Analysis of Plasmodium falciparum myosin B ATPase activity and structure in complex with the calmodulin-like domain of its light chain MLC-B

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Myosin B (MyoB) is a class 14 myosin expressed in all invasive stages of the malaria parasite, Plasmodium falciparum. It is not associated with the glideosome complex that drives motility and invasion of host cells. During red blood cell invasion, MyoB remains at the apical tip of the merozoite but is no longer observed once invasion is completed. MyoB is not essential for parasite survival, but when it is knocked out, merozoites are delayed in the initial stages of red blood cell invasion, giving rise to a growth defect that correlates with reduced invasion success. Therefore, further characterization is needed to understand how MyoB contributes to parasite invasion. Here, we have expressed and purified functional MyoB with the help of parasite-specific chaperones Hsp90 and Unc45, characterized its binding to actin and its known light chain MLC-B using biochemical and biophysical methods and determined its low-resolution structure in solution using small angle X-ray scattering. In addition to MLC-B, we found that four other putative regulatory light chains bind to the MyoB IQ2 motif in vitro. The purified recombinant MyoB adopted the overall shape of a myosin, exhibited actin-activated ATPase activity, and moved actin filaments in vitro. Additionally, we determined that the ADP release rate was faster than the ATP turnover number, and thus, does not appear to be rate limiting. This, together with the observed high affinity to actin and the specific localization of MyoB, may point toward a role in tethering and/or force sensing during early stages of invasion.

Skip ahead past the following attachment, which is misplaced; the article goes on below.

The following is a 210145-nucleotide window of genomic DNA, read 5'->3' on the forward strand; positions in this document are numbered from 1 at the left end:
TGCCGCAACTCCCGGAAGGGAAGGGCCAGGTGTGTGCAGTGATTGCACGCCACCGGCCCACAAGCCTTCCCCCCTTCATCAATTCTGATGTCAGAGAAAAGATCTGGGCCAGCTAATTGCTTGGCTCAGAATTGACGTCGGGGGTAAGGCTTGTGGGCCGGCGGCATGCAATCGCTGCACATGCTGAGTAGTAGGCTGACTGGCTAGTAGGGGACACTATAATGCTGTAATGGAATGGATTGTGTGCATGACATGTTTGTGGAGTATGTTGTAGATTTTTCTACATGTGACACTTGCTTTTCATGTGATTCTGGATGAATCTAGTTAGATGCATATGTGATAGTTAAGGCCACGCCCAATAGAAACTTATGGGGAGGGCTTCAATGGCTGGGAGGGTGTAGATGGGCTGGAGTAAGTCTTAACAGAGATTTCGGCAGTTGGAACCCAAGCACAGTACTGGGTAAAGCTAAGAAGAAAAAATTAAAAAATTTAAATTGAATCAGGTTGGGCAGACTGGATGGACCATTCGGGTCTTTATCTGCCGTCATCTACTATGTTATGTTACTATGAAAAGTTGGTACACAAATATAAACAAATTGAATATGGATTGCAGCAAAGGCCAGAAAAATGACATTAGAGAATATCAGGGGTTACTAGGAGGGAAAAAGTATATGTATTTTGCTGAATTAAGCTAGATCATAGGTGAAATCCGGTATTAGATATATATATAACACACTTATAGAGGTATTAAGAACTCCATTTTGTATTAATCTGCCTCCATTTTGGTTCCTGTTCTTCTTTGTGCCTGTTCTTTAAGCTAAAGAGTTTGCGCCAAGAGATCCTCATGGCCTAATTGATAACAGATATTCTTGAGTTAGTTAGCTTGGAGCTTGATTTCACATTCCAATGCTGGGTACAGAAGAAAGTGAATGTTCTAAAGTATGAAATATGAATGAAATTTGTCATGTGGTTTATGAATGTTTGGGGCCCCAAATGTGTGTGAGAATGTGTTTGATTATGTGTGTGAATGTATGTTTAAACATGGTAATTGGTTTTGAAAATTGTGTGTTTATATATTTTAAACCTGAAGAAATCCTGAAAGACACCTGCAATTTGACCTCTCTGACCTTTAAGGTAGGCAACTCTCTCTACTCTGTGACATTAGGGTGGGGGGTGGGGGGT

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Volume 298
Issue number 12
Pages 102634
Available online
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